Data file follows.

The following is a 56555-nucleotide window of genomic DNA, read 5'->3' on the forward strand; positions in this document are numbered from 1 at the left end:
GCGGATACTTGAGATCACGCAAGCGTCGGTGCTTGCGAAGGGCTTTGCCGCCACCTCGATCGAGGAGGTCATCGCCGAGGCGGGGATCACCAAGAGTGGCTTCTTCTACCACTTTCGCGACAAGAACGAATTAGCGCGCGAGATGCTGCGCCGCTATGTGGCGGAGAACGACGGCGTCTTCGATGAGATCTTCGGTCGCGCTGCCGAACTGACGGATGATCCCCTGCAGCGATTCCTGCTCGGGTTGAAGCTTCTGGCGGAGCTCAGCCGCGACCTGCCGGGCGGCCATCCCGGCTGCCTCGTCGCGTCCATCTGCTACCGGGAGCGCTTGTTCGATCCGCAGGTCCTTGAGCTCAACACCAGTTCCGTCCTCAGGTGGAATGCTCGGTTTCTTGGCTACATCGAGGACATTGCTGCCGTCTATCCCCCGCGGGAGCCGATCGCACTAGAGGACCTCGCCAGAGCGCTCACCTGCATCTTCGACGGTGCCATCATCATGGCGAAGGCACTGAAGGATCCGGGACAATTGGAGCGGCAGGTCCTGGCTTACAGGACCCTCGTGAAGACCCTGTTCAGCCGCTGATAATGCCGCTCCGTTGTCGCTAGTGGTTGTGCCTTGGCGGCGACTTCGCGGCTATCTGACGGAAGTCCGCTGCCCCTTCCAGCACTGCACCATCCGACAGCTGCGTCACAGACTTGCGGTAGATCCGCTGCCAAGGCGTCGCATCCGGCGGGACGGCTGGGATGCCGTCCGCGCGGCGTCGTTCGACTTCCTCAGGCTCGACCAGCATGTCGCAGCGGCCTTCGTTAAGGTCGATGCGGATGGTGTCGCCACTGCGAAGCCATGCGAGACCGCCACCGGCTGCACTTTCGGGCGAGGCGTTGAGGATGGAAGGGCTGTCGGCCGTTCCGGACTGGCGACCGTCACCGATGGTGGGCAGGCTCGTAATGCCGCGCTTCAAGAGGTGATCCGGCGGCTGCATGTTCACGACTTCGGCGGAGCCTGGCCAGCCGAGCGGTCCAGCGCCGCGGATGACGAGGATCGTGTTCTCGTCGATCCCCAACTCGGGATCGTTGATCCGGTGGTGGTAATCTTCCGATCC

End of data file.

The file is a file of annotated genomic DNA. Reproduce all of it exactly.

The following is a 56555-nucleotide window of genomic DNA, read 5'->3' on the forward strand; positions in this document are numbered from 1 at the left end:
GCGGATACTTGAGATCACGCAAGCGTCGGTGCTTGCGAAGGGCTTTGCCGCCACCTCGATCGAGGAGGTCATCGCCGAGGCGGGGATCACCAAGAGTGGCTTCTTCTACCACTTTCGCGACAAGAACGAATTAGCGCGCGAGATGCTGCGCCGCTATGTGGCGGAGAACGACGGCGTCTTCGATGAGATCTTCGGTCGCGCTGCCGAACTGACGGATGATCCCCTGCAGCGATTCCTGCTCGGGTTGAAGCTTCTGGCGGAGCTCAGCCGCGACCTGCCGGGCGGCCATCCCGGCTGCCTCGTCGCGTCCATCTGCTACCGGGAGCGCTTGTTCGATCCGCAGGTCCTTGAGCTCAACACCAGTTCCGTCCTCAGGTGGAATGCTCGGTTTCTTGGCTACATCGAGGACATTGCTGCCGTCTATCCCCCGCGGGAGCCGATCGCACTAGAGGACCTCGCCAGAGCGCTCACCTGCATCTTCGACGGTGCCATCATCATGGCGAAGGCACTGAAGGATCCGGGACAATTGGAGCGGCAGGTCCTGGCTTACAGGACCCTCGTGAAGACCCTGTTCAGCCGCTGATAATGCCGCTCCGTTGTCGCTAGTGGTTGTGCCTTGGCGGCGACTTCGCGGCTATCTGACGGAAGTCCGCTGCCCCTTCCAGCACTGCACCATCCGACAGCTGCGTCACAGACTTGCGGTAGATCCGCTGCCAAGGCGTCGCATCCGGCGGGACGGCTGGGATGCCGTCCGCGCGGCGTCGTTCGACTTCCTCAGGCTCGACCAGCATGTCGCAGCGGCCTTCGTTAAGGTCGATGCGGATGGTGTCGCCACTGCGAAGCCATGCGAGACCGCCACCGGCTGCACTTTCGGGCGAGGCGTTGAGGATGGAAGGGCTGTCGGCCGTTCCGGACTGGCGACCGTCACCGATGGTGGGCAGGCTCGTAATGCCGCGCTTCAAGAGGTGATCCGGCGGCTGCATGTTCACGACTTCGGCGGAGCCTGGCCAGCCGAGCGGTCCAGCGCCGCGGATGACGAGGATCGTGTTCTCGTCGATCCCCAACTCGGGATCGTTGATCCGGTGGTGGTAATCTTCCGATCC